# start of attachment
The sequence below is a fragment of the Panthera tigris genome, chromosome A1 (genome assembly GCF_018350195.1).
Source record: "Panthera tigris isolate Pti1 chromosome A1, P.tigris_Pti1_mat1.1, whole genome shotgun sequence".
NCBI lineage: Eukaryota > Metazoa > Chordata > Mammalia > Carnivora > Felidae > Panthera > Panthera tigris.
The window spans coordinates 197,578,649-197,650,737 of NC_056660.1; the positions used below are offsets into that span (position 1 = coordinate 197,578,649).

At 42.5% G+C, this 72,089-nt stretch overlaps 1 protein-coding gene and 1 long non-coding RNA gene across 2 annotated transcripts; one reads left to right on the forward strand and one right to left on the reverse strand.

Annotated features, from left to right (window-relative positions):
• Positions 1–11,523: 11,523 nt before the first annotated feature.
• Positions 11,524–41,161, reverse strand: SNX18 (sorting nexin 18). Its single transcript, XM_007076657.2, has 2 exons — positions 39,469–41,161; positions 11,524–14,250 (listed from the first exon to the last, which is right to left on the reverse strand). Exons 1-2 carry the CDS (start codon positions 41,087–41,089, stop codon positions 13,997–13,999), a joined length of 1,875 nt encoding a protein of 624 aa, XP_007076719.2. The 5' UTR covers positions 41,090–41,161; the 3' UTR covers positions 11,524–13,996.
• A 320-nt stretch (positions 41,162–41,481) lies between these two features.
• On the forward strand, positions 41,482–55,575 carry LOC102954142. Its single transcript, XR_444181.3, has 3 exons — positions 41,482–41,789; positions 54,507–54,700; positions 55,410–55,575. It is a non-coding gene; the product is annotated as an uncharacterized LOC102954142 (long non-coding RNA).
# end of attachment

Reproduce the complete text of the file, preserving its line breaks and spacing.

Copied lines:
The sequence below is a fragment of the Panthera tigris genome, chromosome A1 (genome assembly GCF_018350195.1).
Source record: "Panthera tigris isolate Pti1 chromosome A1, P.tigris_Pti1_mat1.1, whole genome shotgun sequence".
NCBI lineage: Eukaryota > Metazoa > Chordata > Mammalia > Carnivora > Felidae > Panthera > Panthera tigris.
The window spans coordinates 197,578,649-197,650,737 of NC_056660.1; the positions used below are offsets into that span (position 1 = coordinate 197,578,649).

At 42.5% G+C, this 72,089-nt stretch overlaps 1 protein-coding gene and 1 long non-coding RNA gene across 2 annotated transcripts; one reads left to right on the forward strand and one right to left on the reverse strand.

Annotated features, from left to right (window-relative positions):
• Positions 1–11,523: 11,523 nt before the first annotated feature.
• Positions 11,524–41,161, reverse strand: SNX18 (sorting nexin 18). Its single transcript, XM_007076657.2, has 2 exons — positions 39,469–41,161; positions 11,524–14,250 (listed from the first exon to the last, which is right to left on the reverse strand). Exons 1-2 carry the CDS (start codon positions 41,087–41,089, stop codon positions 13,997–13,999), a joined length of 1,875 nt encoding a protein of 624 aa, XP_007076719.2. The 5' UTR covers positions 41,090–41,161; the 3' UTR covers positions 11,524–13,996.
• A 320-nt stretch (positions 41,162–41,481) lies between these two features.
• On the forward strand, positions 41,482–55,575 carry LOC102954142. Its single transcript, XR_444181.3, has 3 exons — positions 41,482–41,789; positions 54,507–54,700; positions 55,410–55,575. It is a non-coding gene; the product is annotated as an uncharacterized LOC102954142 (long non-coding RNA).